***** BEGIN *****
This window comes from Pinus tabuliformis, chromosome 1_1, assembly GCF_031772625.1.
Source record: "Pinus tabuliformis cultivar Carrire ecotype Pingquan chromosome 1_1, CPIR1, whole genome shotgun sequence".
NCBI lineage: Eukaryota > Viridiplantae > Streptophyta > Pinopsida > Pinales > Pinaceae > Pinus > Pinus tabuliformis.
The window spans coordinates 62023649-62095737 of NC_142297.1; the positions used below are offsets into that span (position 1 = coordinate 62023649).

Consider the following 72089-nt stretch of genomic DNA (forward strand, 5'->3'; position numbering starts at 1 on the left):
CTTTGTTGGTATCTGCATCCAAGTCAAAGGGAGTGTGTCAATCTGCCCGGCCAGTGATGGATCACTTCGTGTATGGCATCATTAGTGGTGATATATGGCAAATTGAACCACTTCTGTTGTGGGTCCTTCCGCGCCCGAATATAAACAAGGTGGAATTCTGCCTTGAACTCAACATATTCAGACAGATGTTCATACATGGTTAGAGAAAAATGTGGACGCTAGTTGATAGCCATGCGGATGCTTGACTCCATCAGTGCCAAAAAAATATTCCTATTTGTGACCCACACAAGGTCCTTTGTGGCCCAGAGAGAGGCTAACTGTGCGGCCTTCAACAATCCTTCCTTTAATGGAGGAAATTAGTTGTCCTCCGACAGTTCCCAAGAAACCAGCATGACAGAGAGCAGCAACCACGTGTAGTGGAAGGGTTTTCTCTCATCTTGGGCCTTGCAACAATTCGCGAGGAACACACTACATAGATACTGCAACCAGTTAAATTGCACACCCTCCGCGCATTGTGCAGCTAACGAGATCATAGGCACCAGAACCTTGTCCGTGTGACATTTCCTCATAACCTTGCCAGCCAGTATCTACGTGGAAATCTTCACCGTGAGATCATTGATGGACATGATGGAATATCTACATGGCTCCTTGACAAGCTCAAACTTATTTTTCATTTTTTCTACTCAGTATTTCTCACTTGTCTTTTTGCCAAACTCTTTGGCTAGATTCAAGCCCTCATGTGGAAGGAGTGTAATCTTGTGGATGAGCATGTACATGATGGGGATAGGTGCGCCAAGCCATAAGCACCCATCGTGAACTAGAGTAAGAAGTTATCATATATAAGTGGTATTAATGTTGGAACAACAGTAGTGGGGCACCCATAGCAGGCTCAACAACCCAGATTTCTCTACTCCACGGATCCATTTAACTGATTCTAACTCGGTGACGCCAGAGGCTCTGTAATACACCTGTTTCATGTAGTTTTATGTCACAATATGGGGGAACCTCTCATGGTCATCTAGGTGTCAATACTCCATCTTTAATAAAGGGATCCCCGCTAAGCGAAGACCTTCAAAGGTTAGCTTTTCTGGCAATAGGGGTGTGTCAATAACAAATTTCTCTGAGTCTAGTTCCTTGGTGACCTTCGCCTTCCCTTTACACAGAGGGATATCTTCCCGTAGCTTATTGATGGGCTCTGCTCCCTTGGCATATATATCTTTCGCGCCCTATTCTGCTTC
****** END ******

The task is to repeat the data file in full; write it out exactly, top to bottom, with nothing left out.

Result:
This window comes from Pinus tabuliformis, chromosome 1_1, assembly GCF_031772625.1.
Source record: "Pinus tabuliformis cultivar Carrire ecotype Pingquan chromosome 1_1, CPIR1, whole genome shotgun sequence".
NCBI lineage: Eukaryota > Viridiplantae > Streptophyta > Pinopsida > Pinales > Pinaceae > Pinus > Pinus tabuliformis.
The window spans coordinates 62023649-62095737 of NC_142297.1; the positions used below are offsets into that span (position 1 = coordinate 62023649).

Consider the following 72089-nt stretch of genomic DNA (forward strand, 5'->3'; position numbering starts at 1 on the left):
CTTTGTTGGTATCTGCATCCAAGTCAAAGGGAGTGTGTCAATCTGCCCGGCCAGTGATGGATCACTTCGTGTATGGCATCATTAGTGGTGATATATGGCAAATTGAACCACTTCTGTTGTGGGTCCTTCCGCGCCCGAATATAAACAAGGTGGAATTCTGCCTTGAACTCAACATATTCAGACAGATGTTCATACATGGTTAGAGAAAAATGTGGACGCTAGTTGATAGCCATGCGGATGCTTGACTCCATCAGTGCCAAAAAAATATTCCTATTTGTGACCCACACAAGGTCCTTTGTGGCCCAGAGAGAGGCTAACTGTGCGGCCTTCAACAATCCTTCCTTTAATGGAGGAAATTAGTTGTCCTCCGACAGTTCCCAAGAAACCAGCATGACAGAGAGCAGCAACCACGTGTAGTGGAAGGGTTTTCTCTCATCTTGGGCCTTGCAACAATTCGCGAGGAACACACTACATAGATACTGCAACCAGTTAAATTGCACACCCTCCGCGCATTGTGCAGCTAACGAGATCATAGGCACCAGAACCTTGTCCGTGTGACATTTCCTCATAACCTTGCCAGCCAGTATCTACGTGGAAATCTTCACCGTGAGATCATTGATGGACATGATGGAATATCTACATGGCTCCTTGACAAGCTCAAACTTATTTTTCATTTTTTCTACTCAGTATTTCTCACTTGTCTTTTTGCCAAACTCTTTGGCTAGATTCAAGCCCTCATGTGGAAGGAGTGTAATCTTGTGGATGAGCATGTACATGATGGGGATAGGTGCGCCAAGCCATAAGCACCCATCGTGAACTAGAGTAAGAAGTTATCATATATAAGTGGTATTAATGTTGGAACAACAGTAGTGGGGCACCCATAGCAGGCTCAACAACCCAGATTTCTCTACTCCACGGATCCATTTAACTGATTCTAACTCGGTGACGCCAGAGGCTCTGTAATACACCTGTTTCATGTAGTTTTATGTCACAATATGGGGGAACCTCTCATGGTCATCTAGGTGTCAATACTCCATCTTTAATAAAGGGATCCCCGCTAAGCGAAGACCTTCAAAGGTTAGCTTTTCTGGCAATAGGGGTGTGTCAATAACAAATTTCTCTGAGTCTAGTTCCTTGGTGACCTTCGCCTTCCCTTTACACAGAGGGATATCTTCCCGTAGCTTATTGATGGGCTCTGCTCCCTTGGCATATATATCTTTCGCGCCCTATTCTGCTTC